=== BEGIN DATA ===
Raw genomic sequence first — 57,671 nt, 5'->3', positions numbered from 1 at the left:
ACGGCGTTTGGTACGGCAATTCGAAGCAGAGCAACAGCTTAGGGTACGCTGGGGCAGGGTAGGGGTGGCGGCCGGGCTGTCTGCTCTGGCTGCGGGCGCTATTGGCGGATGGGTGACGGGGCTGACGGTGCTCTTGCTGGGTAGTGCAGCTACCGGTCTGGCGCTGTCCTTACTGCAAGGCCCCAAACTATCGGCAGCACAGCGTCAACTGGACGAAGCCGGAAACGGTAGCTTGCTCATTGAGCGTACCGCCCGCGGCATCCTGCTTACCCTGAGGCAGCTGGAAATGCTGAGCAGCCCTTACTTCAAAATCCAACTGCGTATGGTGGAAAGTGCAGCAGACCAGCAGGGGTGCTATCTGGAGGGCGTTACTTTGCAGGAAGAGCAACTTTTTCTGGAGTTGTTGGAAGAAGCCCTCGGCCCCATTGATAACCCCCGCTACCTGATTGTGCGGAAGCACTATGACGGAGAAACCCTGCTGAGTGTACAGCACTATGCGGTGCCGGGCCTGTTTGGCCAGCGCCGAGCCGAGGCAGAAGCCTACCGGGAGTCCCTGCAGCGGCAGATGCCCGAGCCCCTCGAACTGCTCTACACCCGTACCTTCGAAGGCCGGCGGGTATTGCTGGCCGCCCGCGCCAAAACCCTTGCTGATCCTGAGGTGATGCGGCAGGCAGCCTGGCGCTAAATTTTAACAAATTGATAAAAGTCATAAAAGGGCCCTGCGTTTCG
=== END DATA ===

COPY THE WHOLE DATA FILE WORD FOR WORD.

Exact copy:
Raw genomic sequence first — 57,671 nt, 5'->3', positions numbered from 1 at the left:
ACGGCGTTTGGTACGGCAATTCGAAGCAGAGCAACAGCTTAGGGTACGCTGGGGCAGGGTAGGGGTGGCGGCCGGGCTGTCTGCTCTGGCTGCGGGCGCTATTGGCGGATGGGTGACGGGGCTGACGGTGCTCTTGCTGGGTAGTGCAGCTACCGGTCTGGCGCTGTCCTTACTGCAAGGCCCCAAACTATCGGCAGCACAGCGTCAACTGGACGAAGCCGGAAACGGTAGCTTGCTCATTGAGCGTACCGCCCGCGGCATCCTGCTTACCCTGAGGCAGCTGGAAATGCTGAGCAGCCCTTACTTCAAAATCCAACTGCGTATGGTGGAAAGTGCAGCAGACCAGCAGGGGTGCTATCTGGAGGGCGTTACTTTGCAGGAAGAGCAACTTTTTCTGGAGTTGTTGGAAGAAGCCCTCGGCCCCATTGATAACCCCCGCTACCTGATTGTGCGGAAGCACTATGACGGAGAAACCCTGCTGAGTGTACAGCACTATGCGGTGCCGGGCCTGTTTGGCCAGCGCCGAGCCGAGGCAGAAGCCTACCGGGAGTCCCTGCAGCGGCAGATGCCCGAGCCCCTCGAACTGCTCTACACCCGTACCTTCGAAGGCCGGCGGGTATTGCTGGCCGCCCGCGCCAAAACCCTTGCTGATCCTGAGGTGATGCGGCAGGCAGCCTGGCGCTAAATTTTAACAAATTGATAAAAGTCATAAAAGGGCCCTGCGTTTCG